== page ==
For example, designers and developers insisted on building websites with a fixed width. This started in the era of table layouts and carried over into CSS.

To start with, the fixed width was 640 pixels. Then it was 800 pixels. Then people settled on the magical number of 960 pixels. Designers and developers didn’t seem at all concerned that people had different sized screens.

That was until the iPhone came out. It caused a panic. What fixed width were we supposed to design for now?

The answer was there all along. Even before the web appeared in mobile devices, it was possible to build fluid layouts that would adapt to screen size. It’s just that the majority of designers and developers chose not to build in this way.

I was pleased that mobile came along and shook things up. It exposed the assumptions that people were making. And it forced designers and developers to think in a more fluid, webby way.

Even better, CSS had expanded to include media queries so it was possible to alter layouts at different breakpoints.

Ethan came along and put a nice bow on it with his definition of responsive design: fluid media, fluid layouts, and media queries.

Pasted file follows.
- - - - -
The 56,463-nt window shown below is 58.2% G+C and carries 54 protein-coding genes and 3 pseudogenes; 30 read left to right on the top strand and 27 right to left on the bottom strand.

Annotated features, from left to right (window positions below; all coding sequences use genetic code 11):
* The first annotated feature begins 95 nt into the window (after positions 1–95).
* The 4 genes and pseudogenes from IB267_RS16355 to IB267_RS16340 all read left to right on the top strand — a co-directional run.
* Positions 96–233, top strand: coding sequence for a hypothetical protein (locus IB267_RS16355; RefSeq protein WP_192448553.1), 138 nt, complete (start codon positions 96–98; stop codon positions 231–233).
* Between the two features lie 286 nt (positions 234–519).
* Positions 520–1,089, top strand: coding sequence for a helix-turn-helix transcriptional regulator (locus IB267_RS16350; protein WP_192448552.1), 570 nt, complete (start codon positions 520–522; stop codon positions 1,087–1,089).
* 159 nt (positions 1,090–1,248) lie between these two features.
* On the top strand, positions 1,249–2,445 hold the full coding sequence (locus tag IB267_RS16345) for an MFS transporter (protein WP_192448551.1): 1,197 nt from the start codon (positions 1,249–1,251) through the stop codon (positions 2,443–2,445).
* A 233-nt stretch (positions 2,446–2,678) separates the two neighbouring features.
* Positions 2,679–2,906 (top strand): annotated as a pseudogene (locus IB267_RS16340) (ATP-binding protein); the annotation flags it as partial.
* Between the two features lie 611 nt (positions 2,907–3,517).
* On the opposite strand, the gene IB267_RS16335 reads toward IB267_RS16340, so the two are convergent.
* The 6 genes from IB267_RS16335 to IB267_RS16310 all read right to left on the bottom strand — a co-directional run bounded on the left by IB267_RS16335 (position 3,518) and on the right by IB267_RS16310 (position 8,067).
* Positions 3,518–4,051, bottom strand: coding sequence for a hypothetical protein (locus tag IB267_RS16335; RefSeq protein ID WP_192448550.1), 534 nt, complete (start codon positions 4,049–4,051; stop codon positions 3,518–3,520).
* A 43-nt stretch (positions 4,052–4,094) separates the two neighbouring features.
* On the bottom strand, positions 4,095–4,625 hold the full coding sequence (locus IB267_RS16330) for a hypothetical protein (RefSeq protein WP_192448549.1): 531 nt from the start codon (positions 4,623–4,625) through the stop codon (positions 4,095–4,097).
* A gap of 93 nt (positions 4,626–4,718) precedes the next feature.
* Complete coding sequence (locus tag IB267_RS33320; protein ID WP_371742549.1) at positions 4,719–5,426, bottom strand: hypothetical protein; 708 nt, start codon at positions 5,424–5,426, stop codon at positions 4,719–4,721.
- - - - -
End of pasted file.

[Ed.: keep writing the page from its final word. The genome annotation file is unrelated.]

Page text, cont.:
I fell in love with responsive web design instantly becuase it matched how I was already thinking about the web. I was one of the handful of weirdos who insisted on building fluid websites when everyone else was using fixed-width layouts.

But I thought that responsive web design would struggle to take hold.

I’m delighted to say that I was wrong. Responsive web design has become the default!

If I could go back to my past self in the mid 2000s, I’d love to tell them that in the future, everyone would be building with fluid layouts (and also that time travel had been invented apparently).

Not only that, but we finally have proper layout tools for the web. Flexbox. Grid. No more hacks. We’re even getting container queries soon (thanks, Miriam!).